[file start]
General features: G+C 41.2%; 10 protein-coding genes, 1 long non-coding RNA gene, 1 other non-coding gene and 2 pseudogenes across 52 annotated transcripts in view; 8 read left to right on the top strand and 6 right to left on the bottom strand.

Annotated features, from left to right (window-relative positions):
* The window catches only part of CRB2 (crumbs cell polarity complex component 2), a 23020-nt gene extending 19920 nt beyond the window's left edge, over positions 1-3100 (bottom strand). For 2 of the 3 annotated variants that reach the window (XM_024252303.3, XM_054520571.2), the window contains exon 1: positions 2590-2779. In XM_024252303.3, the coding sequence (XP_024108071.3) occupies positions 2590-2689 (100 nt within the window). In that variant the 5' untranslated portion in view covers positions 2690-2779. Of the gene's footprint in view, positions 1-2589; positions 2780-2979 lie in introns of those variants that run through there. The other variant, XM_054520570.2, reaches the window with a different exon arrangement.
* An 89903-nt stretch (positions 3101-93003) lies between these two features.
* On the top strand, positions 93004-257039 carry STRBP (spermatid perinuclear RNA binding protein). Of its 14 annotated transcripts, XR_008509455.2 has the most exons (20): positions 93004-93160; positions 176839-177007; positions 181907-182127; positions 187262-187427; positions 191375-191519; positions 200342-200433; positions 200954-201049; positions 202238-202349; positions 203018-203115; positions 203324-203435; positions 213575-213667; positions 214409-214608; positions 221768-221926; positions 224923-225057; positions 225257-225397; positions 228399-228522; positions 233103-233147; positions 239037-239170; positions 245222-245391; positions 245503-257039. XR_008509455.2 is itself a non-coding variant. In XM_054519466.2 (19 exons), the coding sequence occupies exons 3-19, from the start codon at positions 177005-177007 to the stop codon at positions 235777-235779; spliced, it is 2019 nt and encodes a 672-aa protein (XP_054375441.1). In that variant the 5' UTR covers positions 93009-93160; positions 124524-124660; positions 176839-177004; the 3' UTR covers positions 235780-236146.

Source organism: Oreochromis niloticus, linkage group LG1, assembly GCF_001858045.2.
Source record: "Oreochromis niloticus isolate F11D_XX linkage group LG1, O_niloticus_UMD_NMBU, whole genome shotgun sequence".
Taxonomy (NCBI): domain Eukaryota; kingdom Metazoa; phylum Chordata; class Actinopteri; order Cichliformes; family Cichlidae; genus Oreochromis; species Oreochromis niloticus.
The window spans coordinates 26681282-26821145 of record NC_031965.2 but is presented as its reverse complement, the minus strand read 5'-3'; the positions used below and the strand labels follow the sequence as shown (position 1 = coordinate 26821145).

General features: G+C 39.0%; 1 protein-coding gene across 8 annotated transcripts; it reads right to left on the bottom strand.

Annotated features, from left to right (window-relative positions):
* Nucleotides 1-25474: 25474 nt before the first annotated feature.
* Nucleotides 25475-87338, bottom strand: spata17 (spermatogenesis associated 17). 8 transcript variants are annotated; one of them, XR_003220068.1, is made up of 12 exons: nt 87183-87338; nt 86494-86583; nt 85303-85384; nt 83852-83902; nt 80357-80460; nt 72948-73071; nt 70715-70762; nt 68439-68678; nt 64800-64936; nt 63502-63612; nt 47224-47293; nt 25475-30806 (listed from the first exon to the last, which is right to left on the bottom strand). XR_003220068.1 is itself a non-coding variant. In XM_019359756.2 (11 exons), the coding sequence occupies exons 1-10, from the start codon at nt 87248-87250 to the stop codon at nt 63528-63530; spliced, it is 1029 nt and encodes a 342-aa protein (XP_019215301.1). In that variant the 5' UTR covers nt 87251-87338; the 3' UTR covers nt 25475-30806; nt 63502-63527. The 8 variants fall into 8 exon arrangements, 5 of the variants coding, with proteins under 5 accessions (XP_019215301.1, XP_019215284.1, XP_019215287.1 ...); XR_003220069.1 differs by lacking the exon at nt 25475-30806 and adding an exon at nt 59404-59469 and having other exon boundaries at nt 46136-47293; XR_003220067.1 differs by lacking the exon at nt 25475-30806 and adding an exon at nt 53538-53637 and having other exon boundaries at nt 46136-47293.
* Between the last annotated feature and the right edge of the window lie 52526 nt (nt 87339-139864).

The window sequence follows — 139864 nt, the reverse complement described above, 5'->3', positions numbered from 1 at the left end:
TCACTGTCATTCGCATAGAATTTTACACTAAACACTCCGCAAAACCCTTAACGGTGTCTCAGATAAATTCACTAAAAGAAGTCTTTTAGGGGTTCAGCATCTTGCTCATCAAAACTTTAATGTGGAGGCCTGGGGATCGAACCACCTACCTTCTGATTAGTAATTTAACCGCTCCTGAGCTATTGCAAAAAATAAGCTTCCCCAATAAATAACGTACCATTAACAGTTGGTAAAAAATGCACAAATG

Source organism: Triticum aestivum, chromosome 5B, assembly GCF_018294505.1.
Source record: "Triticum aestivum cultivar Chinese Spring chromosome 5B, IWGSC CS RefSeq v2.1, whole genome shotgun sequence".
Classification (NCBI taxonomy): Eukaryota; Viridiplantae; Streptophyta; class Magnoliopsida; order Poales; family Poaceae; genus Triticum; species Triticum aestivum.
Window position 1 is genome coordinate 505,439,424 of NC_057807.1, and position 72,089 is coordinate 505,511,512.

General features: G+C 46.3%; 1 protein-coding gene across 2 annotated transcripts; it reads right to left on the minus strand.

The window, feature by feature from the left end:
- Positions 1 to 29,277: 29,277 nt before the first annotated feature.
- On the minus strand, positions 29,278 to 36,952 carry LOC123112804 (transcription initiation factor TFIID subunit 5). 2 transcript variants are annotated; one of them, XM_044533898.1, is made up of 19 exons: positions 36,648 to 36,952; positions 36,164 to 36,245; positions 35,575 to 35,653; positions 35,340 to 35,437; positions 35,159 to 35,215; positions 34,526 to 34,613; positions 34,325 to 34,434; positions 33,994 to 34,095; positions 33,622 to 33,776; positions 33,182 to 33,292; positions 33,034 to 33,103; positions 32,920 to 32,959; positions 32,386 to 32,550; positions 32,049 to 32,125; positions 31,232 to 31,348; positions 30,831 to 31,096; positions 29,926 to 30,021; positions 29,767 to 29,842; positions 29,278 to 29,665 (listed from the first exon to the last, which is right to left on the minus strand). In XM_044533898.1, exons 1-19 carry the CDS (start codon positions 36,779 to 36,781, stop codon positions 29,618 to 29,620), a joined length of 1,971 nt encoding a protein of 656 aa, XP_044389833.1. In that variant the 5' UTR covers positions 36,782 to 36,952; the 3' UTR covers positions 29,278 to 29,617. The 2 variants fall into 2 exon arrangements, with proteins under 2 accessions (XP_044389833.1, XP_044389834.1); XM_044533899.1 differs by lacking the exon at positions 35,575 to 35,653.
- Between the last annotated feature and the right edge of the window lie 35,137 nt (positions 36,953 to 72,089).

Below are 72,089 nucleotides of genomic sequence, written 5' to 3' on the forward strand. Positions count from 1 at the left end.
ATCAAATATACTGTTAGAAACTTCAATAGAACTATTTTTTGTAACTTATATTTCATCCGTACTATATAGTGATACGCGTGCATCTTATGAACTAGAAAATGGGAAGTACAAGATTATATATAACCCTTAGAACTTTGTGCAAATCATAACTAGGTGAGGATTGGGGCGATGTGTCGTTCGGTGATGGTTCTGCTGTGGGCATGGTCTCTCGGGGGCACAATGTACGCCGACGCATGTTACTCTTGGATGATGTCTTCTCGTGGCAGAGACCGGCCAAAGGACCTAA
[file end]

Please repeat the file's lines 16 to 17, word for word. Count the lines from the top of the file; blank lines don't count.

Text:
TCACTGTCATTCGCATAGAATTTTACACTAAACACTCCGCAAAACCCTTAACGGTGTCTCAGATAAATTCACTAAAAGAAGTCTTTTAGGGGTTCAGCATCTTGCTCATCAAAACTTTAATGTGGAGGCCTGGGGATCGAACCACCTACCTTCTGATTAGTAATTTAACCGCTCCTGAGCTATTGCAAAAAATAAGCTTCCCCAATAAATAACGTACCATTAACAGTTGGTAAAAAATGCACAAATG

Source organism: Triticum aestivum, chromosome 5B, assembly GCF_018294505.1.